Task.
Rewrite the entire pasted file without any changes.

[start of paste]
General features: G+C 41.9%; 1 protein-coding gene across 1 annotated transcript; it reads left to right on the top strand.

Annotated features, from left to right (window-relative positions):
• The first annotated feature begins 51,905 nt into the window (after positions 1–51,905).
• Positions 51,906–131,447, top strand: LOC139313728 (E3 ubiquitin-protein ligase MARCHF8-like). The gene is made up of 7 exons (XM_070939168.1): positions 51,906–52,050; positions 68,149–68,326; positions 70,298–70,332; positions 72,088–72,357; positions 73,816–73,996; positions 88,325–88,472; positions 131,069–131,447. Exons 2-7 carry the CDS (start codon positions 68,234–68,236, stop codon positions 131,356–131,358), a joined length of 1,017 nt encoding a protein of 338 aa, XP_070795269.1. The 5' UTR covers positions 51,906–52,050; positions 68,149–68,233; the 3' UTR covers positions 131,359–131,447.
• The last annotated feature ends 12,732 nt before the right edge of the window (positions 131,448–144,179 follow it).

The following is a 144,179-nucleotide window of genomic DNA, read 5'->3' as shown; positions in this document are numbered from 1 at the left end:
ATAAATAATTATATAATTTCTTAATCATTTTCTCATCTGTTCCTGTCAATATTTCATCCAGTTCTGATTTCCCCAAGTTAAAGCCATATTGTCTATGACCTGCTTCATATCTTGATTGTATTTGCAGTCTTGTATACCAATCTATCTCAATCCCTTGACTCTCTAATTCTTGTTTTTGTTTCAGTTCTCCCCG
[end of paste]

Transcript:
General features: G+C 41.9%; 1 protein-coding gene across 1 annotated transcript; it reads left to right on the top strand.

Annotated features, from left to right (window-relative positions):
• The first annotated feature begins 51,905 nt into the window (after positions 1–51,905).
• Positions 51,906–131,447, top strand: LOC139313728 (E3 ubiquitin-protein ligase MARCHF8-like). The gene is made up of 7 exons (XM_070939168.1): positions 51,906–52,050; positions 68,149–68,326; positions 70,298–70,332; positions 72,088–72,357; positions 73,816–73,996; positions 88,325–88,472; positions 131,069–131,447. Exons 2-7 carry the CDS (start codon positions 68,234–68,236, stop codon positions 131,356–131,358), a joined length of 1,017 nt encoding a protein of 338 aa, XP_070795269.1. The 5' UTR covers positions 51,906–52,050; positions 68,149–68,233; the 3' UTR covers positions 131,359–131,447.
• The last annotated feature ends 12,732 nt before the right edge of the window (positions 131,448–144,179 follow it).

The following is a 144,179-nucleotide window of genomic DNA, read 5'->3' as shown; positions in this document are numbered from 1 at the left end:
ATAAATAATTATATAATTTCTTAATCATTTTCTCATCTGTTCCTGTCAATATTTCATCCAGTTCTGATTTCCCCAAGTTAAAGCCATATTGTCTATGACCTGCTTCATATCTTGATTGTATTTGCAGTCTTGTATACCAATCTATCTCAATCCCTTGACTCTCTAATTCTTGTTTTTGTTTCAGTTCTCCCCG